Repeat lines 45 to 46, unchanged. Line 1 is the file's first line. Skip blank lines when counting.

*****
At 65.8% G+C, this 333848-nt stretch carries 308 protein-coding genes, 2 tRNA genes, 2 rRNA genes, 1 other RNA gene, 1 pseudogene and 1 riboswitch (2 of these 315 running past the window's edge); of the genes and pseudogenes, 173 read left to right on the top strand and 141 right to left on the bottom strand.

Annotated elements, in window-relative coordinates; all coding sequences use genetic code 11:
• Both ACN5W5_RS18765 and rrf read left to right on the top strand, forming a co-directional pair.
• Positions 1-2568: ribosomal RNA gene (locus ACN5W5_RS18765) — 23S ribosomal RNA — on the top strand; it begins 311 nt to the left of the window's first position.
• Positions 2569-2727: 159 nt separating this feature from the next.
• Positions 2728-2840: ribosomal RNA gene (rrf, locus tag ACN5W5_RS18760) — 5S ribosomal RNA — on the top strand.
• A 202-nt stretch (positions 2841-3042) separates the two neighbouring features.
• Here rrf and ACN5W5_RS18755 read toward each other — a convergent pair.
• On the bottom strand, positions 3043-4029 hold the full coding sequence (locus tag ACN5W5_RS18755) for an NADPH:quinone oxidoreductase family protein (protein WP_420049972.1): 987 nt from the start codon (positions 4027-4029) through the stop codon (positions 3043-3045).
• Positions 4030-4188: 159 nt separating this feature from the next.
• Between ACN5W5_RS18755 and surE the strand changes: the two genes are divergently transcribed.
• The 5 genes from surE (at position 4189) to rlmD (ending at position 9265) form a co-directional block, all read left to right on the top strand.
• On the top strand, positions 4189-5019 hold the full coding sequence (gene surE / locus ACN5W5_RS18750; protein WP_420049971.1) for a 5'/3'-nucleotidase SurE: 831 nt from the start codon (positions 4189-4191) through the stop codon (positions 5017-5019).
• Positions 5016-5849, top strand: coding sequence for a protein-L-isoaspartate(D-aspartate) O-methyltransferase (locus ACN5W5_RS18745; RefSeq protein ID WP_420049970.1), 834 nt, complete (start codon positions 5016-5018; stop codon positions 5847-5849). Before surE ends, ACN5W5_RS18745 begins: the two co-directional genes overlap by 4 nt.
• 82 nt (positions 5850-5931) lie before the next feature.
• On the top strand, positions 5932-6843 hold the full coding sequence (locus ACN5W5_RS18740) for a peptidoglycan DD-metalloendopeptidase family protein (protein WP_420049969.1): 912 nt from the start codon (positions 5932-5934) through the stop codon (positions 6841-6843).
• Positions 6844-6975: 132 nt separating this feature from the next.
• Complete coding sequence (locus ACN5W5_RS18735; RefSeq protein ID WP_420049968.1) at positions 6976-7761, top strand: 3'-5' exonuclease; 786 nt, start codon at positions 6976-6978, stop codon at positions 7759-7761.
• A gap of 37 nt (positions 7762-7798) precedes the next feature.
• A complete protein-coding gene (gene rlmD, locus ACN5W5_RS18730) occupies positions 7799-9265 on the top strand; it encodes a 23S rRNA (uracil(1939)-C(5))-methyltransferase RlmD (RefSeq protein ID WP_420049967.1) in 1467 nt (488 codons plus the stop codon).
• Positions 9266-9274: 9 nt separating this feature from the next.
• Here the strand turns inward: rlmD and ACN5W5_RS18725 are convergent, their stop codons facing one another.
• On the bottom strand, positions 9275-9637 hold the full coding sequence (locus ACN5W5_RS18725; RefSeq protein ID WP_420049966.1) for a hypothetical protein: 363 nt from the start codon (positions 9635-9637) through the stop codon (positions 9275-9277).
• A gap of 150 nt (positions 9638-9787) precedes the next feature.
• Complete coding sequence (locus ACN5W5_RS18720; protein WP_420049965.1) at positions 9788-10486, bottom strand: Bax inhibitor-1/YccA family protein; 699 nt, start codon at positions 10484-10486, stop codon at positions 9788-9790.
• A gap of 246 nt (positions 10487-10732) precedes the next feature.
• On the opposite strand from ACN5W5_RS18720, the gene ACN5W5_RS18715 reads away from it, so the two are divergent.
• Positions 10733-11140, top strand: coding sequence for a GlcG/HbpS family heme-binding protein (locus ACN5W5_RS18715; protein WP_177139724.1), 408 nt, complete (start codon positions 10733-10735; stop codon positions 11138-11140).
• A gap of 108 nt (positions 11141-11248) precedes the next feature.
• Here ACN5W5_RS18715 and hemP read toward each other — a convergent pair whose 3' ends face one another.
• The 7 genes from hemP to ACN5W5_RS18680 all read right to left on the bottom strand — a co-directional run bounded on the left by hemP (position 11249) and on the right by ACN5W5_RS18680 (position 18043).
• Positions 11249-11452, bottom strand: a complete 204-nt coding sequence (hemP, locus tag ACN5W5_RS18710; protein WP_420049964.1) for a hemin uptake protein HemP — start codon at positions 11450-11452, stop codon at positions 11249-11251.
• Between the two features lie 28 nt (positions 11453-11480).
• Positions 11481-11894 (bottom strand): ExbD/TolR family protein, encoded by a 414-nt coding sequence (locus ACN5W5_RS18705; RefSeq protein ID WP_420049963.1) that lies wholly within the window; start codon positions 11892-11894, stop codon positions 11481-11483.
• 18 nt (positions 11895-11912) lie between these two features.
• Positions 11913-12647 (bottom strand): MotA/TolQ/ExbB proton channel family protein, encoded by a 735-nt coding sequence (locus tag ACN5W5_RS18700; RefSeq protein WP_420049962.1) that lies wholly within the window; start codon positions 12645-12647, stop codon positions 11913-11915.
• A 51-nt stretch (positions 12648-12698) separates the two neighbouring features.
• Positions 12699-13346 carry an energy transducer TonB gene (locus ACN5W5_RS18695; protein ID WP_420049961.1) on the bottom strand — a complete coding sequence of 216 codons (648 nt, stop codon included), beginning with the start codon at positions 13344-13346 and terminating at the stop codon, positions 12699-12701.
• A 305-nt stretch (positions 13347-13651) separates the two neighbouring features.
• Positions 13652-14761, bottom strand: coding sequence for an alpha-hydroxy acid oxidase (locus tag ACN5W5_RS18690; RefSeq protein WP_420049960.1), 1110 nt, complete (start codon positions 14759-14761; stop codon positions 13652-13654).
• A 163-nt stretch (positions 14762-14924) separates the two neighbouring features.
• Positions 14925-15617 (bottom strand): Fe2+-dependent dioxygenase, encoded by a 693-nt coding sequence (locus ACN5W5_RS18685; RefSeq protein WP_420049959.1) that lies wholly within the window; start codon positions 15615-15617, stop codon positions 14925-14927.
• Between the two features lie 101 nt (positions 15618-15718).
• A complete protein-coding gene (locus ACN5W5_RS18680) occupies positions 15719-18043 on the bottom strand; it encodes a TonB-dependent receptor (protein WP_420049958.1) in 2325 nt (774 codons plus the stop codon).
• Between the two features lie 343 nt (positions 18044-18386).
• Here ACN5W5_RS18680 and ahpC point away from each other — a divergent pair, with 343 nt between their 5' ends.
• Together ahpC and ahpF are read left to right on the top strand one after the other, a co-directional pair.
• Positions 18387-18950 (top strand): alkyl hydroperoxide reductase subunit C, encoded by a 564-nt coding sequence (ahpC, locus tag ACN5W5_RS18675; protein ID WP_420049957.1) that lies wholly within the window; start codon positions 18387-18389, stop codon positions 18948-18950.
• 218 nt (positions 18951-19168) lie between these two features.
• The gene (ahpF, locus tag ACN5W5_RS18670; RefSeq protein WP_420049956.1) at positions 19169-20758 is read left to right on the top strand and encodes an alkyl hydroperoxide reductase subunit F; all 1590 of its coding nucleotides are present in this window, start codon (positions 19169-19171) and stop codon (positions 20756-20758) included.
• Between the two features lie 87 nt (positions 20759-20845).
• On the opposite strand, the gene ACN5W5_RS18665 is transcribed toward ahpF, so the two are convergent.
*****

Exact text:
• Between the two features lie 343 nt (positions 18044-18386).
• Here ACN5W5_RS18680 and ahpC point away from each other — a divergent pair, with 343 nt between their 5' ends.